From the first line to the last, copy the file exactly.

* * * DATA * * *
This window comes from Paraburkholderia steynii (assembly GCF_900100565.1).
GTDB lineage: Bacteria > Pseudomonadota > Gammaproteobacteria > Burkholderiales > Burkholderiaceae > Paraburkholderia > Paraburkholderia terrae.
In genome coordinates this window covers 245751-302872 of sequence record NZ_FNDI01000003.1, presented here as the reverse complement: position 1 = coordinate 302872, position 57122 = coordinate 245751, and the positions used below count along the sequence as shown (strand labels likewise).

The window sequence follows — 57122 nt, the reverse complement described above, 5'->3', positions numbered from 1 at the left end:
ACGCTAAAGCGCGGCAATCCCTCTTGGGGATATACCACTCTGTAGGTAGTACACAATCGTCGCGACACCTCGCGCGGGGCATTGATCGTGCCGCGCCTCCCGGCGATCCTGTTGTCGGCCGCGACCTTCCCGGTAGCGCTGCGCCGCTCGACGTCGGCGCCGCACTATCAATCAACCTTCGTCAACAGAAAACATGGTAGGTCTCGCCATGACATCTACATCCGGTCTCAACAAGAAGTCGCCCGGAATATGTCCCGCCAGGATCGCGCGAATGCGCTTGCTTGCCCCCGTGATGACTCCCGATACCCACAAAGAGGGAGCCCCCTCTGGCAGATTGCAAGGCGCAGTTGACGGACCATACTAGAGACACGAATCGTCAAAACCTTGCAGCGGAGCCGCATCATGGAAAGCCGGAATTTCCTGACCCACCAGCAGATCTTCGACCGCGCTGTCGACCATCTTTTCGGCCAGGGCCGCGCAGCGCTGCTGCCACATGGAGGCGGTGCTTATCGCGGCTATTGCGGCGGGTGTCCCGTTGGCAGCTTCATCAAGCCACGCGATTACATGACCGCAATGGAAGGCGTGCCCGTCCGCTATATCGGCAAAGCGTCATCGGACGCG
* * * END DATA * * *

This window comes from Paraburkholderia steynii (assembly GCF_900100565.1).
GTDB lineage: Bacteria > Pseudomonadota > Gammaproteobacteria > Burkholderiales > Burkholderiaceae > Paraburkholderia > Paraburkholderia terrae.
In genome coordinates this window covers 245751-302872 of sequence record NZ_FNDI01000003.1, presented here as the reverse complement: position 1 = coordinate 302872, position 57122 = coordinate 245751, and the positions used below count along the sequence as shown (strand labels likewise).

The window sequence follows — 57122 nt, the reverse complement described above, 5'->3', positions numbered from 1 at the left end:
ACGCTAAAGCGCGGCAATCCCTCTTGGGGATATACCACTCTGTAGGTAGTACACAATCGTCGCGACACCTCGCGCGGGGCATTGATCGTGCCGCGCCTCCCGGCGATCCTGTTGTCGGCCGCGACCTTCCCGGTAGCGCTGCGCCGCTCGACGTCGGCGCCGCACTATCAATCAACCTTCGTCAACAGAAAACATGGTAGGTCTCGCCATGACATCTACATCCGGTCTCAACAAGAAGTCGCCCGGAATATGTCCCGCCAGGATCGCGCGAATGCGCTTGCTTGCCCCCGTGATGACTCCCGATACCCACAAAGAGGGAGCCCCCTCTGGCAGATTGCAAGGCGCAGTTGACGGACCATACTAGAGACACGAATCGTCAAAACCTTGCAGCGGAGCCGCATCATGGAAAGCCGGAATTTCCTGACCCACCAGCAGATCTTCGACCGCGCTGTCGACCATCTTTTCGGCCAGGGCCGCGCAGCGCTGCTGCCACATGGAGGCGGTGCTTATCGCGGCTATTGCGGCGGGTGTCCCGTTGGCAGCTTCATCAAGCCACGCGATTACATGACCGCAATGGAAGGCGTGCCCGTCCGCTATATCGGCAAAGCGTCATCGGACGCG